How to Help a Friend You Think Is a Silent Victim of Domestic Violence

Written on 05/17/2024

Social media is in an uproar today following the release of a 2016 video by CNN showing Diddy abusing Cassie in a hotel. This incident, previously mentioned in Cassie’s lawsuit against Diddy that was later settled, has now been confirmed by the disturbing footage. The video highlights the severe abuse Cassie endured at the hands of Diddy.

This moment serves as a crucial reminder to shed light on the issue of domestic violence. We all know that domestic violence is real and happens around us more than we’d like to think. Too often, the victims of domestic violence suffer in silence, and it’s on us to look out for them. If you suspect a friend is dealing with this, it can be tough to figure out how to help. But we’ve got to be there for each other. Here’s how you can step in and make a difference with all the love and empathy you’ve got.

1. Spot the Signs

Your girl might not come out and say she’s being hurt, but the signs are there if you look:

  • Physical Signs: Bruises, cuts, or any injuries that don’t add up.
  • Behavior Changes: She’s not hanging out like she used to, seems down, or always anxious.
  • Control Freak Partner: If her partner is always checking on her, keeping her away from her friends and family, or making all the decisions.
  • Emotional Signals: She’s got low self-esteem, cries a lot, or is always saying sorry for things that aren’t her fault.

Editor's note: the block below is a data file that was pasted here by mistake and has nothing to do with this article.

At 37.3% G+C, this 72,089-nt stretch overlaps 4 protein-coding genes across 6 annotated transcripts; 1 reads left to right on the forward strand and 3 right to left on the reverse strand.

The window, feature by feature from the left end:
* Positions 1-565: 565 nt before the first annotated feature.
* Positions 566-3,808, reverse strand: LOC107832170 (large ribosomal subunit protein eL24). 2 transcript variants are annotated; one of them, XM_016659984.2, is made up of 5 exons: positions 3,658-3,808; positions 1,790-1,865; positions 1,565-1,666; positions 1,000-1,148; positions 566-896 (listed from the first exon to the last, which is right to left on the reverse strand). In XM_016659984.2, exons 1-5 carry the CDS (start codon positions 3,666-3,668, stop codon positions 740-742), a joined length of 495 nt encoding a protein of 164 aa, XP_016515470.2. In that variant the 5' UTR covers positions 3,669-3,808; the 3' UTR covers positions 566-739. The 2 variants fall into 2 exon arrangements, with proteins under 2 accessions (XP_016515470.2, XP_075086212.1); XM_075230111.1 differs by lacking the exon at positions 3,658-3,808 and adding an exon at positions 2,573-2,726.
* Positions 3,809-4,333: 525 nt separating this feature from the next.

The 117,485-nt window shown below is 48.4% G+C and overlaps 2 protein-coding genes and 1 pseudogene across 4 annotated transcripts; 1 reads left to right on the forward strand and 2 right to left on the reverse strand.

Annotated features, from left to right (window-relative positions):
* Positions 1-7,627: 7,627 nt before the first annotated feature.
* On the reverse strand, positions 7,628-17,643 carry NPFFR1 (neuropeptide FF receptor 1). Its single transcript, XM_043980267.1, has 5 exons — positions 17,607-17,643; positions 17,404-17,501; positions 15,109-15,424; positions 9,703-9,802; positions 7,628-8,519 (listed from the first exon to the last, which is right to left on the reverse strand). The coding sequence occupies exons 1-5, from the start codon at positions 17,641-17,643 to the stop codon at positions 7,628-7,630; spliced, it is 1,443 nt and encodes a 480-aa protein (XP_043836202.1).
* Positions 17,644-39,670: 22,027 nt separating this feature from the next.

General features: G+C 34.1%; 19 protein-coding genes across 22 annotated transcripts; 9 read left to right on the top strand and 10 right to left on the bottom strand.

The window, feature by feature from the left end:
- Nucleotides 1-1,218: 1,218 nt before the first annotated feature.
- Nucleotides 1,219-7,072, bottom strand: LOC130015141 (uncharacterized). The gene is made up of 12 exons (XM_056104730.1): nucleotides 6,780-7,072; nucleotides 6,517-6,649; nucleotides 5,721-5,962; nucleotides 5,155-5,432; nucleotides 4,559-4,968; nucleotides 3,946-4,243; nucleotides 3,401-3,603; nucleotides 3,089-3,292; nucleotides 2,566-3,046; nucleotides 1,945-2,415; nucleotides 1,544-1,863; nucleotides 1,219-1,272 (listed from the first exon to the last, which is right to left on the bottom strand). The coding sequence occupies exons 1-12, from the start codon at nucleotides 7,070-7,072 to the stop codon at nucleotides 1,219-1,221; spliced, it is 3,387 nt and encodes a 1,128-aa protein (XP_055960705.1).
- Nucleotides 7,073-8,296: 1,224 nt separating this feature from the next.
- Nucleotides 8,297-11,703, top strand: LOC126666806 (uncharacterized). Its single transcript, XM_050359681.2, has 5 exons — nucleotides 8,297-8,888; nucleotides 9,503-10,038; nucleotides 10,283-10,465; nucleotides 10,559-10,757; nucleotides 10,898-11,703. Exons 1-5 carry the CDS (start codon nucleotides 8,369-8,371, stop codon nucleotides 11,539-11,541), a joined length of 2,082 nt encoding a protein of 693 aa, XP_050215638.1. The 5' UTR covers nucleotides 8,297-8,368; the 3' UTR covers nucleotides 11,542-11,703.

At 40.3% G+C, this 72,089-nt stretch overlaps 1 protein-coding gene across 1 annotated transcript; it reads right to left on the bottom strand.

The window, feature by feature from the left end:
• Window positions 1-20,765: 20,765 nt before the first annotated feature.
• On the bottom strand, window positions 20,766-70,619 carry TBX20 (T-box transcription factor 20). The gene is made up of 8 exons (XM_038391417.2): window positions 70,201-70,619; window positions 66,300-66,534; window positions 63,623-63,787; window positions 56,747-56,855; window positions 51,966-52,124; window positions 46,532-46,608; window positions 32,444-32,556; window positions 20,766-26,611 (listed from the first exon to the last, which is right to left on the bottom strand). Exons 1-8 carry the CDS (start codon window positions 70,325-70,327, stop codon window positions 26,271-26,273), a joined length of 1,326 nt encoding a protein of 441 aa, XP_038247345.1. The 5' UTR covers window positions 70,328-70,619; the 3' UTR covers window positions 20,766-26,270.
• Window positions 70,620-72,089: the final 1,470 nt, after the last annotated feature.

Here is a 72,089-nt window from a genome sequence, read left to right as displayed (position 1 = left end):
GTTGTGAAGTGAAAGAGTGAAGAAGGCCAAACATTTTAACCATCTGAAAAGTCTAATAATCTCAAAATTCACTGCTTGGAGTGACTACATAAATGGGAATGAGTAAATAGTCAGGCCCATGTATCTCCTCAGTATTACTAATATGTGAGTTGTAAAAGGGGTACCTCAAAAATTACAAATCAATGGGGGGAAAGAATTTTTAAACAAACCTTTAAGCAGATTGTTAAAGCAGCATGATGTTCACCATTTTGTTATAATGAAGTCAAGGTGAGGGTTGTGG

2. Make Her Feel Safe

Create a space where she feels safe to open up. Don’t bring this up when her partner’s around or when you’re out in public.

3. Talk to Her Gently

When you bring it up, be gentle and show you care. Use “I” statements so she doesn’t feel like she’s being attacked:

  • “I’ve noticed you seem upset lately, and I’m worried about you.”
  • “I’m here for you if you ever need someone to talk to.”

4. Listen Without Judging

If she opens up, just listen. Let her share her story in her own time. Don’t jump in with solutions or look shocked—she needs to know you’re there, no matter what.

5. Give Her Resources

Know where she can get help and share it with her:

  • National Domestic Violence Hotline: 1-800-799-7233 (SAFE)
  • Local shelters and support groups

6. Respect Her Choices

It’s her life and her decisions. Leaving an abusive relationship is complicated. Support her no matter what she decides to do.

7. Encourage Professional Help

Suggest she talks to a counselor or lawyer. Offer to help her set up appointments or go with her if she’s scared to go alone.

8. Help Her Make a Safety Plan

Help her plan a way to leave if she needs to. This might include:

  • Finding a safe place to go.
  • Packing an emergency bag with essentials (documents, money, clothes).
  • Setting up a code word with friends or family for emergencies.

9. Be Patient and Keep Checking In

This process can take time. Keep being there for her, checking in, and reminding her that you’re there whenever she needs you.

10. Take Care of Yourself Too

Supporting a friend through this can be draining. Make sure you’re looking after your own mental health and have a support system for yourself.

Helping a friend who’s silently dealing with domestic violence isn’t easy, but it’s so important. By recognizing the signs, offering a safe space, and providing support and resources, you can help her find her way to safety and healing. Always remember to be patient and respect her journey—she needs your love and support every step of the way.